|Office Location:||220 Physics Bldg|
|M.S.||University of Kansas||2000|
|BS||University of Kansas||1997|
Bifurcation analysis of a model of hepatitis B
Hepatitis B is a virus that attacks the liver. In most cases, the immune system is able to fight off the virus; however, in some cases the immune system is not able to do this and a chronic infection results. We are conducting a bifurcation analysis of a known model for the spread of the hepatitis B virus in the body. Based on the results of this analysis, we hope to better understand which aspects of the immune response are most important to preventing a chronic infection.
Pattern selection in reaction-diffusion equations near a Turing-Hopf bifurcation.
Alan Turing proposed in the 1950s that a chemical reaction with a rapidly diffusing activator and a slowly diffusing inhibitor could exhibit an instability to a patterned state with a predictable wavenumber. After decades, his intuition has been shown to be true. Reaction-diffusion systems are also known to exhibit a Hopf instability, an instability to a state which is spatially homogeneous but oscillates temporally with a predictable frequency. Recent experiments have looked at the effect of blinking light on a chemical reaction which is exhibiting a Turing pattern. They found that the blinking light could suppress the pattern and that the suppression was greatest at the Hopf frequency of the system. Using perturbation theory and symmetry-based nonlinear analysis, my collaborator and I are looking at the behavior of general reaction-diffusion equations near the codimension-2 point where Turing and Hopf bifurcations occur simulaneously. The analysis will provide us with the tools to determine how external forcing (in the case of the aforementioned experiment, this would be the blinking light) could be used to contral the patterns seen in the reaction-diffusion system. Using a simulation we wrote of a the Lengyel-Epstein reaction-diffusion system, we can test these results numerically.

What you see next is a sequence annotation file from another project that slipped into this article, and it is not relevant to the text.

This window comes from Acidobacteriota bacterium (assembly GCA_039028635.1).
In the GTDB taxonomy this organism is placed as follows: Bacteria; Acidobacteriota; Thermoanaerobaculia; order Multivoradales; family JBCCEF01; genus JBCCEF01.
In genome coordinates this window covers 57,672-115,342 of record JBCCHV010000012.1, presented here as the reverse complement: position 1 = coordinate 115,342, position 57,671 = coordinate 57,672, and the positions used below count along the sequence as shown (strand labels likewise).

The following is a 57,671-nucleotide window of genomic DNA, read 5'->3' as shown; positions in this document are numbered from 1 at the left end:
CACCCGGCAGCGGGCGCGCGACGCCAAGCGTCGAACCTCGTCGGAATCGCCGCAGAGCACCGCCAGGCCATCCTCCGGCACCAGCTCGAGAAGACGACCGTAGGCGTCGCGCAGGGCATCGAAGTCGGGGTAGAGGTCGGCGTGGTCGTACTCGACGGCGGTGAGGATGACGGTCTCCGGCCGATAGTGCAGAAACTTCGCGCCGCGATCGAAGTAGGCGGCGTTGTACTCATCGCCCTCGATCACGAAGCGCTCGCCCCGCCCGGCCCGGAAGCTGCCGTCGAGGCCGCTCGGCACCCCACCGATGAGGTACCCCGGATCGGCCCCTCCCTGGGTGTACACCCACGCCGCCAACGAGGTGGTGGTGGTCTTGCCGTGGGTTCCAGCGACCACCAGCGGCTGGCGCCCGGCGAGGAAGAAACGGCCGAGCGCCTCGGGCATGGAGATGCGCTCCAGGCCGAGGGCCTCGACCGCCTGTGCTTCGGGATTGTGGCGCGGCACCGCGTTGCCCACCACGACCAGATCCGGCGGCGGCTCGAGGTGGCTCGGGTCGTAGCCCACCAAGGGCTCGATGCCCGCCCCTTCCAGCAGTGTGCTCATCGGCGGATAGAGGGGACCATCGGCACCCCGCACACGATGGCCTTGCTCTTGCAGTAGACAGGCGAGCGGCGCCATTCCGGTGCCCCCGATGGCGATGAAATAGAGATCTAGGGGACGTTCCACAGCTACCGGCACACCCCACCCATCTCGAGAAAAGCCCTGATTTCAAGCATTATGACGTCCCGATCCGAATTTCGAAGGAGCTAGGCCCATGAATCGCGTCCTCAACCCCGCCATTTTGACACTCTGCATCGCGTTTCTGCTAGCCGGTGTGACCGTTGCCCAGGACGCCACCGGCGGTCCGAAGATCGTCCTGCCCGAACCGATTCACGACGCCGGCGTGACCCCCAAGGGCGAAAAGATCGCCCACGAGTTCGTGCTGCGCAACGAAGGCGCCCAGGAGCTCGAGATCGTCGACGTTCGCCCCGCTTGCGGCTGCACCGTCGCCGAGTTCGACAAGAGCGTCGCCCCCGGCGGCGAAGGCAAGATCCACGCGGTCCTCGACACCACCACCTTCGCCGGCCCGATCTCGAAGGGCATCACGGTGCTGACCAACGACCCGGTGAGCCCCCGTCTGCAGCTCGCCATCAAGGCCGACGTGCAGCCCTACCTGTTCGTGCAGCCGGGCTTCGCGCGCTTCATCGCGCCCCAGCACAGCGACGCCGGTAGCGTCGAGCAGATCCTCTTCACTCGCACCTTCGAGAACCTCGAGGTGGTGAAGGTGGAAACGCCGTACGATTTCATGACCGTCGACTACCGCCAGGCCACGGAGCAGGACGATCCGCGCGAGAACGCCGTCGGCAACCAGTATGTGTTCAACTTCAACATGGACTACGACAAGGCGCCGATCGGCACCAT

Mathematical modeling in neuroscience
Neurons and glial cells are two kinds of cells in the brain. Neurons communicate via rapid firing; glial cells communicate on a slower time scale via diffusion. Recently it has been shown that these two types of cells can also communicate with one another; however it is not clear what role neuro-glia communcation plays in neural networks. A group of glial biologists have suggested that one effect is to enhance the activity of neurons near excited glial cells and to suppress the activity of neurons far from excited glial cells. Their suggestion was based on intuition about the chemical reactions which occur near excited glial cells. I am part of a collaboration that has developed a simple reaction-diffusion model to describe these reactions and are using it to explore the biologists' suggestion via simulation and analysis of parameter space.